Interview with a Two-Time Newbery Committee Member!
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Your Spellbinders are very excited to give you an interview with two-time Newbery Committee Member, Vaunda Nelson, a youth services librarian in New Mexico and the author of many acclaimed books such as:
Bad News for Outlaws: The Remarkable life of Bass Reeves, Deputy U.S. Marshal WINNER OF THE CORETTA SCOTT KING AWARD FOR 2010!!!
Almost to Freedom, (a Coretta Scott King Illustrated Honor Book)
1. Vaunda, please give us a brief overview of the process of committee member selection for the Newbery and Caldecott Award Medal.
The structure has changed over the years since the first Newbery Medal was awarded in 1922 and the first Caldecott in 1938, but here is the current structure: To serve on either committee, you must be a member of ALSC-the Association for Library Service to Children (a division of the American Library Association). You must be able to attend all required meetings. There are 15 members on each committee, including the committee chair. Eight are elected by members of ALSC. These members are contacted by the ALSC nominating committee and asked if they would be willing to put their names on the ALA ballot of at least 16 candidates. The committee chair and the six remaining members are appointed by the ALSC president. Those who serve on Newbery, Caldecott, Sibert or Wilder award committees must wait at least four years to serve again on any of these committees to give others an opportunity.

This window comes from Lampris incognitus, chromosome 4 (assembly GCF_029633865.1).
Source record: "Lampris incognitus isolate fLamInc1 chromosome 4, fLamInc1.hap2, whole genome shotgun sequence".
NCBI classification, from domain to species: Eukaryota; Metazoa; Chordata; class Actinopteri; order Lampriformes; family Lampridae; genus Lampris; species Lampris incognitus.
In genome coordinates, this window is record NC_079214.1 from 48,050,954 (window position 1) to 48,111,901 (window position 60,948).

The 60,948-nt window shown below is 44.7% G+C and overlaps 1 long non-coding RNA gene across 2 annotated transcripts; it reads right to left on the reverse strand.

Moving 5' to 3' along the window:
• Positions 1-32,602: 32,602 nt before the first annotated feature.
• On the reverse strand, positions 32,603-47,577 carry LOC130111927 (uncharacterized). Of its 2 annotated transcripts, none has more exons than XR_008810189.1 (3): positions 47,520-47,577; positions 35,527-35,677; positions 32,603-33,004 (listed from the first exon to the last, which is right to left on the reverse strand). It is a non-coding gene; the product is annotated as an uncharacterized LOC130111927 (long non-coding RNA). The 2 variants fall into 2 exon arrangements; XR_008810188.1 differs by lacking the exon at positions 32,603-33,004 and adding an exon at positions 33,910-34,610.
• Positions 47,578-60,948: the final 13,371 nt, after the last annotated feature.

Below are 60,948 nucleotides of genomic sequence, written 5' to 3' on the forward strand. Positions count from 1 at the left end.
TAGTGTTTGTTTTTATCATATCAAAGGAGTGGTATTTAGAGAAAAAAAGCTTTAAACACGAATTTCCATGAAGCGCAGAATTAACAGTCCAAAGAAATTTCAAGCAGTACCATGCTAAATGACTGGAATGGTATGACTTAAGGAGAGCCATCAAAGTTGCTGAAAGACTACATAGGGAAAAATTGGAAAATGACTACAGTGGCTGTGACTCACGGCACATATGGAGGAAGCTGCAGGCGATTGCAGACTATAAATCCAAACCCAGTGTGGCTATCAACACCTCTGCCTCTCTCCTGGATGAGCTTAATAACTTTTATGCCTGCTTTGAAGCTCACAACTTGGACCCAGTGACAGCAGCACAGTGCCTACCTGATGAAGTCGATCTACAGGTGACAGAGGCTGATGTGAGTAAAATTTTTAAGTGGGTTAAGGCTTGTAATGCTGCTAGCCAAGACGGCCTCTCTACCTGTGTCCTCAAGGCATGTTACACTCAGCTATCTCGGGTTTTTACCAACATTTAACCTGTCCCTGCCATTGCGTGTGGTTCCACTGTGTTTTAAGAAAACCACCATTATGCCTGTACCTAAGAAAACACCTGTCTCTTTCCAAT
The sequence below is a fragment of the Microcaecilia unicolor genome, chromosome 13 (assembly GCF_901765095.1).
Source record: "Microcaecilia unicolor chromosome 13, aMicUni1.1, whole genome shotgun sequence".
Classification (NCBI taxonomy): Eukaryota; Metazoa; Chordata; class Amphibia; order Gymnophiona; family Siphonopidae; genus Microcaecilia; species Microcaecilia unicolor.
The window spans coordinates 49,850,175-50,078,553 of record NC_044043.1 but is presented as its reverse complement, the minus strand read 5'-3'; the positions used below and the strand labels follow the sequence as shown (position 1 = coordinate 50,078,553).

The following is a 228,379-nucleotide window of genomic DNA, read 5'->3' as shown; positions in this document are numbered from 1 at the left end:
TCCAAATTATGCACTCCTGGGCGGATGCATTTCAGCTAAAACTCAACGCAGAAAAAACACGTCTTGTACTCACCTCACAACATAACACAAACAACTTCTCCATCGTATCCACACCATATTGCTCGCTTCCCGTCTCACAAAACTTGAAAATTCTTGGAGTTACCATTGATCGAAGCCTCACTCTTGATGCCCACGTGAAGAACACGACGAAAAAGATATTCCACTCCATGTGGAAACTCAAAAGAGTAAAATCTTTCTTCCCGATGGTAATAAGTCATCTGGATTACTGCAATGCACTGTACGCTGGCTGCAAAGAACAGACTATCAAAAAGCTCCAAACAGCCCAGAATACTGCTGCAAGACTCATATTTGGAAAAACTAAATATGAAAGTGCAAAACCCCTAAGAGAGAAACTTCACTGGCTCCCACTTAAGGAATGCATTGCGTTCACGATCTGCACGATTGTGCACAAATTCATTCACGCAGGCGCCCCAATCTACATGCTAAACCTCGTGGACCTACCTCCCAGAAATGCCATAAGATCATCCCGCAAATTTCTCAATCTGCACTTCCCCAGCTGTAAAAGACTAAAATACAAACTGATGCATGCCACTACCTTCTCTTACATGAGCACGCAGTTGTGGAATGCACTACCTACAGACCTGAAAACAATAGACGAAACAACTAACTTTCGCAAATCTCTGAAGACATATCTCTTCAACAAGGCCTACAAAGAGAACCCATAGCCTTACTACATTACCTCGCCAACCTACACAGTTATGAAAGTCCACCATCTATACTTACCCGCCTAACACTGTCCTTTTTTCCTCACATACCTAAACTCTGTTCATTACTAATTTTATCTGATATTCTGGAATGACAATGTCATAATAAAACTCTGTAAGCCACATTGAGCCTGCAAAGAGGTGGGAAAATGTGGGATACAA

My experience working with committee members was very positive. Members came from various parts of the country. They were knowledgeable, enthusiastic, passionate and kind, even when in disagreement. As I listened to and participated in discussions, I experienced a mutual respect that made me proud to be part of such an extraordinary endeavor.
2. Is the committee given any specific criteria to choose their winners or do they come up with it on their own? (For instance, the National Book Award gives no criteria for their judges.)
There are specific criteria for all ALSC awards. The very short versions for Newbery and Caldecott awards are:
The Newbery Medal "shall be awarded annually to the author of the most distinguished contribution to American literature for children published by an American publisher in the United States in English during the preceding year. There are not limitations as to the character of the book considered except that it be original work."
The Caldecott Medal "shall be awarded annually to the artist of the most distinguished American picture book for children published in the United States in English during the preceding year. There are not limitations as to the character of the picture book considered except that the illustrations be original work."
Award recipients of either medal must be citizens or residents of the United States.
The guidelines also include definitions of terms such as "distinguished", "original", "contribution to American Literature", "picture book for children", etc. which committee members must consider as they evaluate books. Details can be found in the October 2009 Newbery Manual online at www.ala.org. Type "Newbery Committee Manual" into the search box at the site.
3. How is it decided which books the committee will read, and what is the approximate number you personally read during the year?
Committee members are expected to try to read everything published within the year that is eligible. Publishers send many titles, but some don't. It is the responsibility of committee members to seek out what doesn't come through the mail. I don't know exactly how many books I read, but it was hundreds.